ISSN (Print) - 0012-9976 | ISSN (Online) - 2349-8846

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How Do We Resolve the Too-Big-to-Fail Problem?

The Vickers Commission in the United Kingdom has advocated ring-fencing of core banking activities; the Volcker Rule in the United States prohibits banks from engaging in certain kinds of investment activities. Neither will be easy to implement and neither is likely to be very effective. To deal with the risks posed by systemically important financial institutions what is needed is a multi-pronged approach that addresses size, concentration and ownership structure and far more intrusive regulation than we have seen in the recent past. An important element in this approach must be the presence of a few large banks in the public sector.

The sub-prime crisis of 2007, the consequences of which are still being felt by the world economy, highlighted glaring deficiencies in the regulation of banks and in the financial sector in general. A number of measures have been taken both at the international level (under the auspices of the Bank for International Settlements (BIS)) and by national regulators by way of tightening bank regulation. Perhaps the most comprehensive is the Dodd-Frank Act (2010) passed in the United States (US).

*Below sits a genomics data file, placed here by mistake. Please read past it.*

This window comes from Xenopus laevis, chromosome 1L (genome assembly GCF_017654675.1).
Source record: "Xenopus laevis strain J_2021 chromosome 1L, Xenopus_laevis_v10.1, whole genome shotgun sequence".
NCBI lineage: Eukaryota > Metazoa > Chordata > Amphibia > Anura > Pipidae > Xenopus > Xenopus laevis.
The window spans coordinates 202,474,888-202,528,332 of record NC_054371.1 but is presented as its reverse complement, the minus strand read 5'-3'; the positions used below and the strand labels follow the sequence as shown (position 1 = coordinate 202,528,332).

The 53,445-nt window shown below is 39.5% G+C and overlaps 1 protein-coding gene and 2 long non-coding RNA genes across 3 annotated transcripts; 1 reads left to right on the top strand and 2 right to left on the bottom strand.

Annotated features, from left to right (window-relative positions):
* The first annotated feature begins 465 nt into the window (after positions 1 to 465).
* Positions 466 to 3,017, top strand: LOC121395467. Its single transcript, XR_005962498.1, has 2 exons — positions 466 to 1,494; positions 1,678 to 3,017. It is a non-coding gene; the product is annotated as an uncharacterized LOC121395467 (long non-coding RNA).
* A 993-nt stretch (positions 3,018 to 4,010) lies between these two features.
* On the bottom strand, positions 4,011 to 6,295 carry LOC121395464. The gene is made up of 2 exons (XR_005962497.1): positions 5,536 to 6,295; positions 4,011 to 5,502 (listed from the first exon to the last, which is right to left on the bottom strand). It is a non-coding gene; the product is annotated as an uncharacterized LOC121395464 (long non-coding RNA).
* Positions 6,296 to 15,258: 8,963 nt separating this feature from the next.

A fundamental problem that remains unresolved is what is called the too-big-to-fail problem or the problem posed by systemically important financial institutions (SIFIs). Banks that are very big (in relation to the size of their economies) cannot be allowed to fail because the failure of these would cause significant disruption in the economy. Knowing this, managers at these banks can take enormous risks. If these work out, they will collect big rewards; if they do not, the government will rescue them. Given these incentives for inappropriate behaviour, regulation of SIFIs poses enormous challenges.

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